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Not too long ago we told you about a color corrector plugin/standalone software solution from Rubber Monkey that not only tries to mimic the looks of many film stocks, but does it in a way that is particular to the exact camera you’re using. Until now the only cameras that were guaranteed to work properly with FilmConvert to achieve the specific look were Canon DSLRs and RED cameras, but now they are adding support for the Panasonic GH2, as well as support for more Canon picture profiles, and a brand new plugin for Final Cut Pro 7. More »

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We’ve written a lot on NoFilmSchool about the tutorials available for editing, visual effects, and color correction, but there’s one area of post production we haven’t really touched upon: DVD authoring. However, once you watch these tutorials from Creative Cow’s Andrew Devis, you’ll have the knowledge you need to start creating content for your DVD’s: More »

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We’ve said a lot about the digital versus film debate, and a lot of people have a lot of different opinions. Film still had a technological advantage over digital until really the last few years or so, and now we have digital sensors which can match or exceed film stocks with dynamic range. Either way, with digital sensors being “too clean” for some people who have loved the look of film, there is a program called FilmConvert that takes the color information of specific cameras and actually uses that to determine how a specific film stock could best be represented using that sensor. Click through for some videos of the program in action. More »

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The tilt-shift effect is nothing new — if you’ve ever been a large format photography shooter you know how interesting it can look. It wasn’t until the Lensbaby line of lenses that tilt-shift really became widely used in everyday photography. DSLR video, on the other hand, brought a whole new group of users to the beautiful effects that can come from these lenses. There is an interesting project on Kickstarter right now for a tilt-shift lens called the Lynny Lens System. It’s nearing the end of its crowdfunding campaign and it’s aiming to be a cheaper alternative to Lensbaby. Check out more details as well as a sample video below. More »

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Celluloid is expensive. And besides, literally nobody makes film cameras anymore. But it does have a very particular aesthetic, one chief component of which is grain. There is a grit to film that today’s digital cameras lack, and while there are plenty of plugins out there to simulate this grit, there are no substitutes for the real artifacts. The guys at CineGrain took dozens of different film stocks and painstakingly scanned them in, delivering authentic grain, dirt, headers, tails, lens flares, and flash frames on a nice branded hard drive. Film grain isn’t appropriate for every project, but if you want your video to look like grainy 35mm, 16mm, or 8mm — but can’t shoot the real thing — you’ll find CineGrain to be a handy addition to your toolbox of tricks. More »

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I like grain. Photochemical film grain, that is, not digital noise. Maybe it’s just because I’m used to seeing grain on 100 years of film-originated material, but even one of the best-looking digitally-shot films in history — [easyazon-link asin="B001U0HBQ0"]The Curious Case Of Benjamin Button[/easyazon-link] — added grain in post. So if you’re trying to give your digital footage an analog aesthetic by adding grain, you can do it by using any number of filters (I like Magic Bullet’s grain filter, because it includes highlight suppression options), or you can go buy a boatload of actual film scans and composite them on top of your footage, which is what the new CineGrain collection offers: More »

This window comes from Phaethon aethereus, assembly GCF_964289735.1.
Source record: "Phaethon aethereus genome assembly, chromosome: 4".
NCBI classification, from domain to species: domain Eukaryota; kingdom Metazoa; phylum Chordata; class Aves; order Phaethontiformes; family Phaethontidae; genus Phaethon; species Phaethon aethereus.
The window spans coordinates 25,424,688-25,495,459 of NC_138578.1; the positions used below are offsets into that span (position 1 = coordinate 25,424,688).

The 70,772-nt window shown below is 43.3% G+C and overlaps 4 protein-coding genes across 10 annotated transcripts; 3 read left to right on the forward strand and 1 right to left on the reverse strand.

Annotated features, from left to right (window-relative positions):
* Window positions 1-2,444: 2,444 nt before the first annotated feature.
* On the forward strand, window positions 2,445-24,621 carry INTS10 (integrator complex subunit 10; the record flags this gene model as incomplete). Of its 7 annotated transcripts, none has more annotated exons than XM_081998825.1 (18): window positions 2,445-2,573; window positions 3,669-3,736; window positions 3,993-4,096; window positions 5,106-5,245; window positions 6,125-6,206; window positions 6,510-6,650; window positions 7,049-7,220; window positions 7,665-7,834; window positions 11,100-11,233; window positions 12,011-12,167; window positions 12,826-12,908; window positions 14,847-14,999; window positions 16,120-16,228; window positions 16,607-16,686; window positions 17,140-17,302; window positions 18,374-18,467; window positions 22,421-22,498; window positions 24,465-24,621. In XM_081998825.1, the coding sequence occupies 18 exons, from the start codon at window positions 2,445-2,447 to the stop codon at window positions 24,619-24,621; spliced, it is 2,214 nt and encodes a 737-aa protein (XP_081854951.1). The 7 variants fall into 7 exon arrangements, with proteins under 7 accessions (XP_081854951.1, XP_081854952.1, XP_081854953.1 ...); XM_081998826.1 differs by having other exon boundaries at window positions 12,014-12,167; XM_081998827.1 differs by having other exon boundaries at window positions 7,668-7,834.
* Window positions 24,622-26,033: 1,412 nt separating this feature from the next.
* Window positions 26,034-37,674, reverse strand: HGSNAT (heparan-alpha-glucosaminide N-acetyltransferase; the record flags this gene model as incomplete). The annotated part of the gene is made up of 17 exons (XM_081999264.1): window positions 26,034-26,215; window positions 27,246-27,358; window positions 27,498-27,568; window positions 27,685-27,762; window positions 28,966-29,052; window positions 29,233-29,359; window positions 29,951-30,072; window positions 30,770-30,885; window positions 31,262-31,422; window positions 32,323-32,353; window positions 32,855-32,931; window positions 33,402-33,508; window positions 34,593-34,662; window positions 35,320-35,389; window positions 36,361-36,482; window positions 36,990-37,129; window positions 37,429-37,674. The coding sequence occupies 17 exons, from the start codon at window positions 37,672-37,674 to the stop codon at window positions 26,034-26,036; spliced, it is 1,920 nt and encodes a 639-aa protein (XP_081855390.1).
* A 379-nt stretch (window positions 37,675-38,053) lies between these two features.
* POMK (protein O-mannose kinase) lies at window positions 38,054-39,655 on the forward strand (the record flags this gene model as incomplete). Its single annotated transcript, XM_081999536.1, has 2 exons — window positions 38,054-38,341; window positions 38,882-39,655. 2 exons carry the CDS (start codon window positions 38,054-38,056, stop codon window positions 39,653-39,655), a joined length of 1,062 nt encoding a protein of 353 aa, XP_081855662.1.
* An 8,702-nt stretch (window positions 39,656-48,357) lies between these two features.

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Digital cinematography often looks too clean to my eye, and I like “messing up” the images a bit (whenever appropriate). To this end, I bought a Lensbaby Composer Pro earlier this year, and, as always, my timing seems to be the opposite of impeccable: Lensbaby has just released a lens kit specifically for movie makers, aptly named the Movie Maker’s Kit. Here are the various lenses in action: More »

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Adobe has just previewed “Warp Stabilizer,” a new After Effects-bundled tool that fixes camera shake and rolling shutter artifacting with a simple drag-and-drop operation. Or so they claim; their technology sneak peek certainly makes it look like magic. While there are plenty of camera stabilization plugins on the market, this one fixes camera shake across all axes and will presumably ship with the next version of After Effects (instead of requiring a separate purchase, like many stabilization plugins). One thing I had in mind as I watched this demo: 4K. More »

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The go-to slow motion plugin in many an editor’s toolbox is RE:Vision Effects’ Twixtor. Twixtor can often stretch a shot originally filmed at 30 or 60 frames per second into Matrix-like levels of slowness. However, the enterprising guys at Crumblepop have come up with a way of achieving this same effect using the Optical Flow filter that ships as part of Apple Motion. Here it is in action: More »

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Gareth Edwards’ appropriately-titled monster movie Monsters opened earlier this year and has grossed $1.7 million to date. With a $500,000 budget, Edwards shot the film himself on a Sony EX-3 and a Letus 35mm adapter; here’s a look behind-the-scenes. More »

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Now that everyone is shooting digital (at least on the low end), it takes a few tricks to achieve an analog look. Beyond adding film grain and burnouts in post, one way to do this is to slightly detach your DSLR’s lens and let in a bit of outside light during your shot. Thus the term “lens whacking,” i.e. letting light in from the sides and creating lens flares the analog way. Don’t literally whack your lens — but through subtle manipulation you can allow light to refract through the rear lens elements, giving you some interesting-looking flares: More »